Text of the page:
Kristine Goodfellow’s overactive imagination has worked out quite well for the prolific writer of seven novels. She has written about a haunted house (“Mansion on Butcher Lake”), the lives and relationships of the homeless (“The Other Twin” and “The Tributary”), and complicated marriages (“Command Performance” and “The Gift of Winter”).
She has recast familiar tales from the point of view of the frightening character. In “Frankenstein: The Missing Chapter – A Story of Love,” Frankenstein finally gets his say, and the Phantom of the Opera is retold from the phantom’s point of view in “Phantom: Edge of the Flame.” All her books have elements of psychological drama and the power of faith.
“Storytelling has been a part of my life,” said Goodfellow. “I fell in love with writing in the third grade. We were given a journal and assigned to write one page every day on whatever we wanted. I carried that notebook around and every time I thought of something interesting, or something I thought could be turned into a story, I wrote it down. I’d find a quiet place to write short stories, poems, or just ramblings, musings and imaginings. After all these years, I still keep a journal.”
Her journals recorded her life as the wife of Brigadier General Gerald Goodfellow, who is now Executive Director for Louisiana Tech Research Institute in Bossier. During his 30-year career, the family moved 22 times around the U.S. but found their perfect home in Bossier. When her husband was deployed or temporarily assigned to another post, she wrote and took care of their two sons.
“Writing is a career that is easily portable. The only things required are a laptop, the internet for research, and my imagination. Writing … is what kept me from feeling sad, lonely or frustrated after the kids went to bed and I found myself alone,” she said. Through journaling, she chronicled her family life and volunteer work with the homeless.
“I have tried to find volunteer jobs in almost every place we have been stationed over the years. Now that my husband is retired (from the service), I jumped in with both feet here in the Shreveport-Bossier area. I teach classes through The Hub Ministries. I am currently teaching a Creative Writing class at The Lovewell Center. I also teach a couple of non-writing classes at Purchased: Not for Sale, a residential program that helps women who have been rescued from sex trafficking and the sex industry.”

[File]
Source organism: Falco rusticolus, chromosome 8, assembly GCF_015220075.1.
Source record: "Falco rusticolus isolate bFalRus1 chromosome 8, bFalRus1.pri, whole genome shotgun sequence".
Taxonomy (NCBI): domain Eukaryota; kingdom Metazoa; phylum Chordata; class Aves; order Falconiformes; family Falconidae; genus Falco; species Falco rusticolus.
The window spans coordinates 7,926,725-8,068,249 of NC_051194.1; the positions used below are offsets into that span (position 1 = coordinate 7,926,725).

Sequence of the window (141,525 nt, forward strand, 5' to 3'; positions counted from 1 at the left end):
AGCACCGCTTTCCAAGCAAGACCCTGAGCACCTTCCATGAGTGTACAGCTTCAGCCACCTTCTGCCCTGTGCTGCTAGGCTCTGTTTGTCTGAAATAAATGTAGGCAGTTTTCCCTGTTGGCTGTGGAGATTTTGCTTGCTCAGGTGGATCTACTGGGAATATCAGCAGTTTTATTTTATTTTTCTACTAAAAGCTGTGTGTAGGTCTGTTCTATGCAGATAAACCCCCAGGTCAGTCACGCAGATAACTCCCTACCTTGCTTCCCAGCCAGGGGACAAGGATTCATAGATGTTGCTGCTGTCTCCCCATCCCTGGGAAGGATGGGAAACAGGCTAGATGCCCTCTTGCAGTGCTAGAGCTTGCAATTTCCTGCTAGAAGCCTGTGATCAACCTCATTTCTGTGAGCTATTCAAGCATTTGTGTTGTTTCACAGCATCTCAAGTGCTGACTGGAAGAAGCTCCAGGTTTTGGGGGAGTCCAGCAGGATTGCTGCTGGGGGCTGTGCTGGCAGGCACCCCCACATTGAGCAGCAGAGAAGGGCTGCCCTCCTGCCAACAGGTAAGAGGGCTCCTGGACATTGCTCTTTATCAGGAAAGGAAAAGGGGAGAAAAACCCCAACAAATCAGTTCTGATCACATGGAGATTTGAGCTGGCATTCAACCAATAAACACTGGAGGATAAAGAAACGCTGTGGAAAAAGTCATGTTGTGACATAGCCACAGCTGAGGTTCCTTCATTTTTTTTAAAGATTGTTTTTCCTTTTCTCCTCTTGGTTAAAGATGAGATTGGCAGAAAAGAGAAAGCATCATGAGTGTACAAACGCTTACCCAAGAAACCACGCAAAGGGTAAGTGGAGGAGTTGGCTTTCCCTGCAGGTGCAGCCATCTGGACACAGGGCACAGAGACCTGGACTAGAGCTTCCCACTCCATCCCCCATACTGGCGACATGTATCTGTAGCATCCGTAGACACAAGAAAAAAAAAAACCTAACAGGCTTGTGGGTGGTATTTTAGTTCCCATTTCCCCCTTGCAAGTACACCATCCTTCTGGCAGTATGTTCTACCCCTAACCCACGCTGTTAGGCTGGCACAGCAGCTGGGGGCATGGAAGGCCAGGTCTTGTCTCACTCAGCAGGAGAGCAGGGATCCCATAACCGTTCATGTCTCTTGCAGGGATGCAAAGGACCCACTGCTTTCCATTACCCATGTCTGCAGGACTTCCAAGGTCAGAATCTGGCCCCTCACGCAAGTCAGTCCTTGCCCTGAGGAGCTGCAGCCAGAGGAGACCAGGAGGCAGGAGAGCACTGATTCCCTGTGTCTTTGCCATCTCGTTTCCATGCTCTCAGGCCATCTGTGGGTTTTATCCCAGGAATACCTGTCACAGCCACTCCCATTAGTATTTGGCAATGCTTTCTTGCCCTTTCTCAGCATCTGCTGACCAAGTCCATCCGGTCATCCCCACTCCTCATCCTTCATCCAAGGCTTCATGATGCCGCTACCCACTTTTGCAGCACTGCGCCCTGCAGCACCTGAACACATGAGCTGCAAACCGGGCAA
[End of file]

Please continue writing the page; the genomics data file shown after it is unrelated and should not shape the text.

Her degree in psychology from California State University, her enthusiasm for reading and writing, and her empathy for the struggles of the homeless make it easier for her to relate to people struggling to find their way.
During a recent Creative Writing class at The Hub homeless center, Goodfellow assigned the class of 14 to write about the word “legend,” which was picked by a volunteer from her stack of handmade flash cards. A lively discussion about the various meanings of the word was followed by her assignment, “Write about a legend in your own life that has some meaning to you.” It was an exercise in positive thinking, applied with a very light touch.
She is even turning one of her books about the homeless (“The Tributary”) into a screenplay. It was inspired by her volunteer work at the homeless shelter in Rapid City, South Dakota, where she was “surprised at how many people eating at the soup kitchen were young adults and teenagers … who had aged out of the foster system at eighteen and were now homeless.”
Because of the demands inherent in being the wife of a high ranking military officer, she was not able to promote her books or sell them to people under his command. She is now free of those restrictions and duties and all of her books are available on Amazon.
“Now that my husband is retired, I no longer have to worry about ‘undue influence.’ But somehow, over the years, it just became my policy to give away my books to military spouses,” she said. “I guess it’s my small way of saying thank you to them.”